beauty beneath him
cbertsch From: cbertsch Date: January 6th, 2007 06:45 pm (UTC) (LINK TO SPECIFIC ENTRY)

Re: hozho

Thanks for this. I've heard this before. But it feels different now, deeper. I appreciate your support a great deal.
From: hipsandquips Date: January 6th, 2007 08:22 pm (UTC) (LINK TO SPECIFIC ENTRY)
This made me tear up, I already left good thoughts on KDD's journal, but shall leave them here as well. You guys are amazing.
cbertsch From: cbertsch Date: January 6th, 2007 08:27 pm (UTC) (LINK TO SPECIFIC ENTRY)
It made me tear up, writing it. I always proofread my entries before and after posting, but I honestly couldn't read this one again. I'm sure there are typos, but they can stay there. Even the image is hard to look at.

Thanks for all your support. I saw the comment on KDD's journal. It helps to have folks check in. It really does. That's why I like LJ, even though it can be so frustrating.

BTW, I have music stuff brewing, but I've been delayed. There will be a mix etc. I love the one you sent me!
From: hipsandquips Date: January 6th, 2007 08:40 pm (UTC) (LINK TO SPECIFIC ENTRY)
I've got a better sense of what she likes as well, I'll have to send you guys a mix via Linds or something.

Family health stuff always gets to me. I've been taking care of my abuelita for 8 years now...so I know how horrible it can be.
cbertsch From: cbertsch Date: January 9th, 2007 05:06 pm (UTC) (LINK TO SPECIFIC ENTRY)
Yeah, I gathered that you had deep personal experience of this sort of thing. It's so taxing. But there's something therapeutic about caring and caring so much, I think.

Mixes would be most welcome.
leela_cat From: leela_cat Date: January 7th, 2007 02:54 am (UTC) (LINK TO SPECIFIC ENTRY)
We're thinking good thoughts for all of you. I've been there, done that with family members going in and out of hospital and it's incredibly difficult on everyone.

Hope you're taking care of yourselves in the middle of all this.
cbertsch From: cbertsch Date: January 9th, 2007 05:08 pm (UTC) (LINK TO SPECIFIC ENTRY)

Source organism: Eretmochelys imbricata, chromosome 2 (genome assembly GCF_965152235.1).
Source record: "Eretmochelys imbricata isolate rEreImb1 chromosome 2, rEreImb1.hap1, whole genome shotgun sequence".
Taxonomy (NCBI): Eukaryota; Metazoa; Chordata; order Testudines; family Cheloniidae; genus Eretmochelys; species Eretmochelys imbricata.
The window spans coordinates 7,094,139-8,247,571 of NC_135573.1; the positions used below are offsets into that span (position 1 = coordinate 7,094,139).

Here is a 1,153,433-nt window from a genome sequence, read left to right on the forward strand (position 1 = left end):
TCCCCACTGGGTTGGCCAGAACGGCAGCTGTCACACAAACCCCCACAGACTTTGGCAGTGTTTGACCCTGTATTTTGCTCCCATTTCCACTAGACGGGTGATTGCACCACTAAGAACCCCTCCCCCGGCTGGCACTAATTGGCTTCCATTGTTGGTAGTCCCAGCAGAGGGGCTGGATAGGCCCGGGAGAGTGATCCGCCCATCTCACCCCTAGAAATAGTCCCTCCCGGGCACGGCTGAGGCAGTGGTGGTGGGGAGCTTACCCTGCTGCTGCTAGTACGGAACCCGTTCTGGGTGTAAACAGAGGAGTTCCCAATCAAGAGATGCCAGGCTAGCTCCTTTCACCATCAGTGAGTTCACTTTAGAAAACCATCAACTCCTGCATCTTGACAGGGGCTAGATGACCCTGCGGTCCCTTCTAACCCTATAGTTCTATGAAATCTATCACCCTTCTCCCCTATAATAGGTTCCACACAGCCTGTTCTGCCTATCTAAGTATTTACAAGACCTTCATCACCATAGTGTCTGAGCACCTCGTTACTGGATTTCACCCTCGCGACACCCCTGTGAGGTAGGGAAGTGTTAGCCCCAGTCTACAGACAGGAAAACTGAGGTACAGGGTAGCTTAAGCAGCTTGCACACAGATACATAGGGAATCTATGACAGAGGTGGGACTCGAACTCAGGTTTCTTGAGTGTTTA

Thanks. I thought of you when this all started, because you're a heck of a role model. I'm supposed to be in the Bay Area at the end of the month. I probably won't be in the East Bay for long, but perhaps you could join me with Steven and Robin for dinner. I'll keep you posted.

Congrats on making it over one bureaucratic hurdle without a scratch, BTW.
leela_cat From: leela_cat Date: January 9th, 2007 05:11 pm (UTC) (LINK TO SPECIFIC ENTRY)
We'd love to see you when we're in the Bay Area. If you end up needing crash space, we have a spare bedroom, three cats, and a very comfy air mattress (we slept on it for three weeks).

And that invitation is open any time, okay? We've even been known to put friends up overnight after a phone call from the airport that says "hey I'm here, can you come get me?"

And thanks.
cbertsch From: cbertsch Date: January 9th, 2007 05:17 pm (UTC) (LINK TO SPECIFIC ENTRY)
Thanks. I'm probably going to stay with Joel this time, but I can definitely see coming back sooner rather than later and staying with you guys would be grand.

Three cats are always welcome!
hollsterhambone From: hollsterhambone Date: January 8th, 2007 12:14 am (UTC) (LINK TO SPECIFIC ENTRY)
Oh Jesus. The meat story gave me heart palpatations.
cbertsch From: cbertsch Date: January 9th, 2007 05:10 pm (UTC) (LINK TO SPECIFIC ENTRY)
Me too. As I commented above, I couldn't reread this entry for proofreading purposes. I still haven't reread it properly. At least things are going slightly better, though the situation remains critical.
hollsterhambone From: hollsterhambone Date: January 9th, 2007 06:29 pm (UTC) (LINK TO SPECIFIC ENTRY)
Yes, I've been reading LJ with baited breath, waiting for something good to happen. I really, really hope it does. I'm thinking of you all all the time.
cbertsch From: cbertsch Date: January 9th, 2007 06:44 pm (UTC) (LINK TO SPECIFIC ENTRY)
Today's the day. Off the respirator in less than an hour. We'll see. I'm so tense I can barely breathe.
26 comments or Leave a comment